I can condemn this exhibition as insensitive at best, rotten at worst, and also not want to see the individuals responsible for it destroyed. It is possible for me to hold both things in my head at once, and I fear a climate of negative solidarity, in which we celebrate the other’s immiseration. I am concerned for some of the individuals who are at risk of becoming collateral damage; they are brilliant, radical thinkers, and we can’t afford to lose them.
When I read Ngan-Kee’s apology, I cried tears of relief. Then, such is the climate of suspicion and mistrust, I wondered for a moment if it was part of a long, intricate troll. Despite attempts to discredit it as “fake news” (on Mercy Pictures’ Instagram) or undermine Ngan-Kee’s autonomy (as in John Hurrell’s troublingly favourable review of the exhibition on Eyecontact), most now believe the apology to be sincere. If it doesn’t sound like something he would write, it’s because he had help from Tāmaki Anti-Fascist Action, among others.
Ngan-Kee’s apology included a frank admission that his decision to work with Nina Power was a mistake. When I received the invite to the show, I mistakenly thought Nina Power was the author of the exhibition. In fact, she had been invited by Mercy Pictures to write a short text to accompany the show. Power’s name rang a bell, but I couldn’t place it. On the night, Ngan-Kee informed me that she is a British writer who has been “cancelled” for an alleged connection to members of the alt-right (an allegation that Power repudiates). This rang a louder bell.
By now, cancel culture is widely understood as an action that reduces complex issues to a one-line cancellable offence that can be circulated rapidly through social-media channels, shorn of context. A mechanism that was initially useful – to hold people accountable who would not otherwise be made so, were the complaint to be lodged in conventional channels – has become anarchic in the unregulated, de-contextualised space of the internet.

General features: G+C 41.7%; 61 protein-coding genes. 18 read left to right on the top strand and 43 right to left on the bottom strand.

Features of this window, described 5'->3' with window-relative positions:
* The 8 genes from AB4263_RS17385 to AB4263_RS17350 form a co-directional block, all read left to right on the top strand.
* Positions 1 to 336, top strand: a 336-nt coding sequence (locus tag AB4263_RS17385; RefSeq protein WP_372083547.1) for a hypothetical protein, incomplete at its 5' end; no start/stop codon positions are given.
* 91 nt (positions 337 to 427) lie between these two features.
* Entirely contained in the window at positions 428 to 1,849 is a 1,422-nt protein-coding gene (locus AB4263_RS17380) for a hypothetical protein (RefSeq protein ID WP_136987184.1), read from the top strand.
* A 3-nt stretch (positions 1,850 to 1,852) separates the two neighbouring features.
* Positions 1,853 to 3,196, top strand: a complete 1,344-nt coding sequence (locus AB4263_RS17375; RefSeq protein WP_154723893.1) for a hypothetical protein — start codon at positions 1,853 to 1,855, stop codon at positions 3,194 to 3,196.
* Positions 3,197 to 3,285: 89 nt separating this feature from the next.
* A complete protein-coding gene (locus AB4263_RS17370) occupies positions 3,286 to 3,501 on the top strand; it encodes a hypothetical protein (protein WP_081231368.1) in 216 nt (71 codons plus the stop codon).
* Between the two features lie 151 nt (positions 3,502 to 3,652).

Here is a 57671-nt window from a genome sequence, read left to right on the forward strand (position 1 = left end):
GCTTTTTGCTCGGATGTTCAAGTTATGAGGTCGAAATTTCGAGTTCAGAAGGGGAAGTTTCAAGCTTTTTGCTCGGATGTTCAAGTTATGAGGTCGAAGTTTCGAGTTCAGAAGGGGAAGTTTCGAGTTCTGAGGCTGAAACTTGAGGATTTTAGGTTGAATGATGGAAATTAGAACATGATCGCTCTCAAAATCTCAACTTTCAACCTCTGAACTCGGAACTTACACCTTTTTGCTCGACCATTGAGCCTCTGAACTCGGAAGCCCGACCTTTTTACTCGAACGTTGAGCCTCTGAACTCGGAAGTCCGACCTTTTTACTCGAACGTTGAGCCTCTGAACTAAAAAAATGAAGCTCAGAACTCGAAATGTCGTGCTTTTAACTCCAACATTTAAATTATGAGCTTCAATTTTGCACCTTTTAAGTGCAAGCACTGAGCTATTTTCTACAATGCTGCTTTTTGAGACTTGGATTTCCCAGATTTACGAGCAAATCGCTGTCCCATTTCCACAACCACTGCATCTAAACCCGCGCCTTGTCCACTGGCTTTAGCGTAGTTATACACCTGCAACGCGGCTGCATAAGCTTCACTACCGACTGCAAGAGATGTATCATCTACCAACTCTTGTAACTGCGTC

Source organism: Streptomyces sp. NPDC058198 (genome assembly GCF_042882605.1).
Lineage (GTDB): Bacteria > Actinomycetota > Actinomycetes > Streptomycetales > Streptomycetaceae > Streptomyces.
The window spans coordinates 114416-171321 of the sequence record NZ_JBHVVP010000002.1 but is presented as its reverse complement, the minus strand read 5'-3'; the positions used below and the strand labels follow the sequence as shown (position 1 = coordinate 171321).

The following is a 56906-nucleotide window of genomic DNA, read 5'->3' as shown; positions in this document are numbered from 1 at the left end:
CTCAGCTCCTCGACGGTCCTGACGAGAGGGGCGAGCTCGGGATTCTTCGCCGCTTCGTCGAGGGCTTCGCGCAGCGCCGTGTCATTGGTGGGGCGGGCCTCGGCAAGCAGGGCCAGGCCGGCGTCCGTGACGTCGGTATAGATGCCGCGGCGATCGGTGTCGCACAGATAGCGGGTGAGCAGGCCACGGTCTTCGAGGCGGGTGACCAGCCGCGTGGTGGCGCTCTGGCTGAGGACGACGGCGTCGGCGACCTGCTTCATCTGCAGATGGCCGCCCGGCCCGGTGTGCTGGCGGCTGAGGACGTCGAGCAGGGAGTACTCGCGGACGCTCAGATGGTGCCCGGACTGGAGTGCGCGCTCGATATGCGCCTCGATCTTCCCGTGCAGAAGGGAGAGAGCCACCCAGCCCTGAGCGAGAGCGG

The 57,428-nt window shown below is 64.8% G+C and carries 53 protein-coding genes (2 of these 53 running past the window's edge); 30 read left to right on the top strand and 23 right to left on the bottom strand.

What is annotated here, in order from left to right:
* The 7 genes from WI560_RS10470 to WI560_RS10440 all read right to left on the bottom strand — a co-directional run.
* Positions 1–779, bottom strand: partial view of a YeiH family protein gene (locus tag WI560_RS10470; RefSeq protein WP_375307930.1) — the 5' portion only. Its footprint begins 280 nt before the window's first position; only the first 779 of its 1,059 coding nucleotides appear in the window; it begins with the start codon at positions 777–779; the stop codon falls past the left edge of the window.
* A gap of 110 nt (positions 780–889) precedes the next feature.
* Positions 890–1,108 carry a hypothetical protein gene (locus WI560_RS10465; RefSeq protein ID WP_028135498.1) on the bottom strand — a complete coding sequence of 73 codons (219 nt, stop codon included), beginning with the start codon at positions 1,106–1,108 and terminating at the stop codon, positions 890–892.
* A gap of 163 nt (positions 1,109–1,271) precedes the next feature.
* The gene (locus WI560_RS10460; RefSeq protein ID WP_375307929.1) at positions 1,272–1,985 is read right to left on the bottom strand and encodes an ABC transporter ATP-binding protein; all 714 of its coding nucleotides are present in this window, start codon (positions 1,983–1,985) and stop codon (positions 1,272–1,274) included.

Why was Power included in the People of Colour project? Was it to ask questions about cancel culture? A question of tolerance? Or a comment on the legitimacy of a manichaean world view, in which things can only be good or evil?
In isolation, the text Power wrote for People of Colour is banal, which is partly why it didn’t attract much attention initially. It is not the content of her writing that has proven incendiary, it is the question of whether this voice should be given a platform here, at the expense of other voices. Where one falls on this spectrum will, again, depend on your individualised experience and subject-position. You might be able to engage with it as I assume it was intended; as an intellectual proposition about the murky spaces of internet discourse, or the unsettling phenomenon of ideological drift. But, for many people, including within the queer and trans community, giving Power a platform here in Aotearoa is categorically unacceptable.
It’s become apparent that the inclusion of Nina Power, along with the apparently last minute decision to include certain flags, helped grease the slide in perception from “Mercy Pictures are edgelords” to “Mercy Pictures are crypto-fascists”… to a large swastika being graffitied on the front door of the gallery.
The Power of Art
Mercy Pictures finally released a statement in mid November, after a weekend of vitriol that saw this saga spill out into the mainstream. The statement from Mercy Pictures was categorically not an apology; I found it cynical and evasive, at times openly antagonistic. But it did reveal their ace: the Power of Art.
Like its bedfellow, Free Speech, the Power of Art/Freedom of Expression line is an effective rhetorical manoeuvre. It’s a dog whistle to certain, mostly older, mostly white members of the art audience, who make it their cause to fight for, even if it’s clearly not their liberty that is at stake.
The concept of free speech has historically validated and given value to art. It’s a big knot to untangle (and others have done it better than me) but partly because free speech is foundational to art, art has struggled to defend itself against attacks from free speech absolutists.
I believe in the power of art. I believe we need to hold space for artists to test radical ideas, and I’ve dedicated my entire professional life to that cause. It has had a profound effect on me; art and art discourse has allowed me to imagine different structures and possibilities for thought and for the world. I’ve witnessed art offer joy, growth and transformation to its audiences.